By Ken Epstein
A man who was sentenced to life in prison for a 2011 murder in North Oakland was quietly released from prison last September after a key witness reversed her previous trial testimony, now saying in sworn testimony that she had felt “pressured” to lie on the stand by Oakland police Detective Phong Tran, who secretly paid her thousands of dollars before the trial.
Giovonte Douglas, who had served nine years in prison, was released along with Cartier Hunter, who was also serving a life sentence for the murder.
The case was first made public this week by journalist Darwin BondGraham in Oaklandside, an online newspaper, which reported that it had learned about the case last week from a criminal justice source in Alameda County.
Prosecutors in former DA Nancy O’Malley’s office ultimately agreed to dismiss the case after Detective Tran admitted in court papers to paying the woman. However, he claimed the amount she was paid was much less than the $30,000 she said she received from him.
According to court records, Tran secretly paid her between $1,500 and $2,000, some of it before the trial.
Tran may also have committed perjury, according to news reports. Court records indicate he testified at the trial that he first met the alleged eyewitness, Aisha Weber, in 2013, two years after the shooting. However, Tran acknowledged recently in court documents that he knew Weber well before the 2011 homicide.
“Tran’s pre-existing relationship with the key witness—essentially his confidential informant—and the cash payments he made to her were not disclosed to Douglas’ attorneys before, during, or after his 2016 trial,” according to Oaklandside.
Detective Tran, a longtime member of the homicide unit, was placed on administrative leave last year in connection with the case but is currently back on duty. In 2021, he earned $427,949.23 in pay and benefits, according to Transparent California.
Matthew Dalton, Douglas’s attorney in the fight to overturn the conviction, said, “I found Detective Tran’s conduct to be shocking,” according to Oaklandside.
“Pretending a witness is simply an unknown Good Samaritan rather than a background informant deprived the prosecution, the defense, and the fact-finders essential information necessary to evaluate her credibility. Similarly, paying a witness is rife with peril. That is why the rules of disclosure are rightly so strict. Secretly paying witnesses is outrageous. In the end, everyone loses: Mr. Douglas, Mr. Hunter, and the family of Charles Butler.”
Butler, a 23-year-old graduate of the Merchant Marine Academy, was shot and killed in 2011, allegedly during an argument over a parking spot in North Oakland. Douglas, 31, and Hunter, 34, were arrested three years later and convicted of murder in 2016.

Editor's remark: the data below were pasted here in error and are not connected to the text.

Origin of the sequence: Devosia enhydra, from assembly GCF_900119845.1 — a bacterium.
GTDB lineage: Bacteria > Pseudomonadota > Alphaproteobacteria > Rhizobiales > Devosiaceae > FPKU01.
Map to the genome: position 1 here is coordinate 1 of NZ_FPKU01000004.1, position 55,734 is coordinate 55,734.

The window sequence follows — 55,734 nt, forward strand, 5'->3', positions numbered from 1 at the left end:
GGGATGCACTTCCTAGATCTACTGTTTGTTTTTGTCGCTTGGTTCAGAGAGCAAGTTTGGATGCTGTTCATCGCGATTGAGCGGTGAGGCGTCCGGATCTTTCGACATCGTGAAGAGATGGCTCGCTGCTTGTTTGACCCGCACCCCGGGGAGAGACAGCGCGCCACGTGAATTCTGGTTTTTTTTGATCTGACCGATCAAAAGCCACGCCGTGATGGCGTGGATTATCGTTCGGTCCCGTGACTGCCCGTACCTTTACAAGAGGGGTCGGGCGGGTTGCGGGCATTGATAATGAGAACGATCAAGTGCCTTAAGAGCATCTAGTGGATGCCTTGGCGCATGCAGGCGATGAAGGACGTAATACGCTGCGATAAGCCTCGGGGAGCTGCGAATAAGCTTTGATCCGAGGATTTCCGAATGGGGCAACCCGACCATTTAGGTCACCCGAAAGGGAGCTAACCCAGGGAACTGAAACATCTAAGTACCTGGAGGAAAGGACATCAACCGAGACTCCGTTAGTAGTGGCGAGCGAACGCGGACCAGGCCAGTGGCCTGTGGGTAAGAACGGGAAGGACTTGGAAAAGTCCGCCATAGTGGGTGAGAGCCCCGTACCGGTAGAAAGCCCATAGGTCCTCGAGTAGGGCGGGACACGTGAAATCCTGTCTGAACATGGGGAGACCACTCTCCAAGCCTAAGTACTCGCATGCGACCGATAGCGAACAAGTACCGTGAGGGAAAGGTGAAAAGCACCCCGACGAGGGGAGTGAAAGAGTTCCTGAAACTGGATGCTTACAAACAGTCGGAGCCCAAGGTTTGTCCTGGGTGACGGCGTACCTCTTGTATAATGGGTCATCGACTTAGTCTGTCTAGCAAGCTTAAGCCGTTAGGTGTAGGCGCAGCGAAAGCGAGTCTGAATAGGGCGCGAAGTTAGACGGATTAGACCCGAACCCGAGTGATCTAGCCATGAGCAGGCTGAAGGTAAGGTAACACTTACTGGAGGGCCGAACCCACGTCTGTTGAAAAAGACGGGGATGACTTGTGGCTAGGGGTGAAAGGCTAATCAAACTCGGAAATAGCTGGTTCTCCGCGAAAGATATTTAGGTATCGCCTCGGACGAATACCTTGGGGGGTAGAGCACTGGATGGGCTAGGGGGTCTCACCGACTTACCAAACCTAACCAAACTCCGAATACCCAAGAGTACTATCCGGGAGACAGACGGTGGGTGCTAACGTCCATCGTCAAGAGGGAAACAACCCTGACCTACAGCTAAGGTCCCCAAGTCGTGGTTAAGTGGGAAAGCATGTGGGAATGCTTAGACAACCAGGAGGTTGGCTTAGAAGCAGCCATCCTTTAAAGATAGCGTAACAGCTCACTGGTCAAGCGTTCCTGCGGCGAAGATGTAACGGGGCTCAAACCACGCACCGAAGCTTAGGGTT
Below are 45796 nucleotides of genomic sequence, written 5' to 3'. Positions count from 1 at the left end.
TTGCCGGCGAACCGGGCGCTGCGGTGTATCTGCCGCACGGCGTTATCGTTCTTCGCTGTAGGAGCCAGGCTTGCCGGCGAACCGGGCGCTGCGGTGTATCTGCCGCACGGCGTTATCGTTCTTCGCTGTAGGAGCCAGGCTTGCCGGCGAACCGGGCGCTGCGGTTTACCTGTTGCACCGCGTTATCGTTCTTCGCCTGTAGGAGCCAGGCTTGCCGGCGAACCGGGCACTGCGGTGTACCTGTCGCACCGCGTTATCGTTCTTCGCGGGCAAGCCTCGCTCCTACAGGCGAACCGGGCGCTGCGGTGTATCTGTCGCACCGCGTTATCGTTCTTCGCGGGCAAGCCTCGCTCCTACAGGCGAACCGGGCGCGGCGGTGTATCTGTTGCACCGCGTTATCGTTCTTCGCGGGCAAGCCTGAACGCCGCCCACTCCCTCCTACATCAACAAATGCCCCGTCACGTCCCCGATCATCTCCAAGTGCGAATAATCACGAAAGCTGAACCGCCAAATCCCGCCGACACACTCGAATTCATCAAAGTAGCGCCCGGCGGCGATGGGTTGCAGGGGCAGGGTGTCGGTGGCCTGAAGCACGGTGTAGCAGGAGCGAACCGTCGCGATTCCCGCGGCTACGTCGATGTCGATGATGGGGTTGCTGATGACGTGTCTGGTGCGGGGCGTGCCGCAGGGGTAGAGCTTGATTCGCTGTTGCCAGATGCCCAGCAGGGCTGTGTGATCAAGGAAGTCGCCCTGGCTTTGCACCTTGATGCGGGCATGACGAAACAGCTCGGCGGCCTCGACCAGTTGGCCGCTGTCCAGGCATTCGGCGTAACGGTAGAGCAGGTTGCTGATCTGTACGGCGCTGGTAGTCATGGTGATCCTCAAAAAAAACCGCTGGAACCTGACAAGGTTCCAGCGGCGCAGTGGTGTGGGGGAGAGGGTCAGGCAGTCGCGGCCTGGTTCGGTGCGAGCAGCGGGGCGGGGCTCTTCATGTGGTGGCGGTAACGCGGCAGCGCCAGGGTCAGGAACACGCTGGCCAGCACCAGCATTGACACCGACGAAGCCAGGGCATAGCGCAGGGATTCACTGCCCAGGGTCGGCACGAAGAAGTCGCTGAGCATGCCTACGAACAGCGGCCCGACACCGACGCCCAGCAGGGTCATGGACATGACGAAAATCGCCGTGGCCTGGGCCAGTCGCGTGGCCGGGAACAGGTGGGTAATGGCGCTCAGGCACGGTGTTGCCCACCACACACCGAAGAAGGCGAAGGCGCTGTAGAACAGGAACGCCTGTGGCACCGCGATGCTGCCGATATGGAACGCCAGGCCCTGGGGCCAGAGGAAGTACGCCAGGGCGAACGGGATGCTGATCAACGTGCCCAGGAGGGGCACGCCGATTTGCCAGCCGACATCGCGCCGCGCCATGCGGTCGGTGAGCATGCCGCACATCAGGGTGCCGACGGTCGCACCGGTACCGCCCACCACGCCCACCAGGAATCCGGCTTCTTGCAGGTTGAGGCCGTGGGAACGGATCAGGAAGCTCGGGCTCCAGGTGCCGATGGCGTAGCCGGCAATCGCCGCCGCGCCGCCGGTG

Weber, the alleged eyewitness, said in her statement that Tran took advantage of her because she was homeless single mother and destitute, pressuring her to testify against the two men.
Alameda County Chief Public Defender Brendon Woods said in a statement reported in the East Bay Times that his office has been “raising alarms” about Tran for years, but that they “fell on deaf ears” during former DA O’Malley’s tenure.
He said his office already has three additional homicide cases where “we raised concerns” about Tran’s ethics.
“We’re hoping things will be different under DA (Pamela) Price and were encouraged when she announced the formation of a Police Accountability Unit,” Woods said to reporters, reported in the East Bay Times.
“We have urged her to investigate Detective Tran’s misconduct and to dismiss all the cases he has worked on — past and present. … How could anyone trust a police officer who keeps secret his relationship with the key witness in a murder case when asked about it in court?”
The Anti Police-Terror Project (APTP) in Oakland also released a statement.
“The Oakland Police Department has and continues to be fraught with corruption and scandals … Incidents like this are exactly why Chief Armstrong needed to be held accountable for his coverup of officer misconduct. This type of behavior is the rule – not the exception,” said Cat Brooks, co-founder of APTP.
“Until we hold these officers accountable, corruption will continue to run rampant, and innocent people will continue to be sent to prison for crimes they did not commit,” Brooks said.
In addition, APTP criticized prosecutors in the case. “Defense attorneys for the exonerated man state that former DA Nancy O’Malley’s office never disclosed that the witness was a paid informant — and public defenders had warned O’Malley’s office about Officer Tran in particular, but she failed to act.
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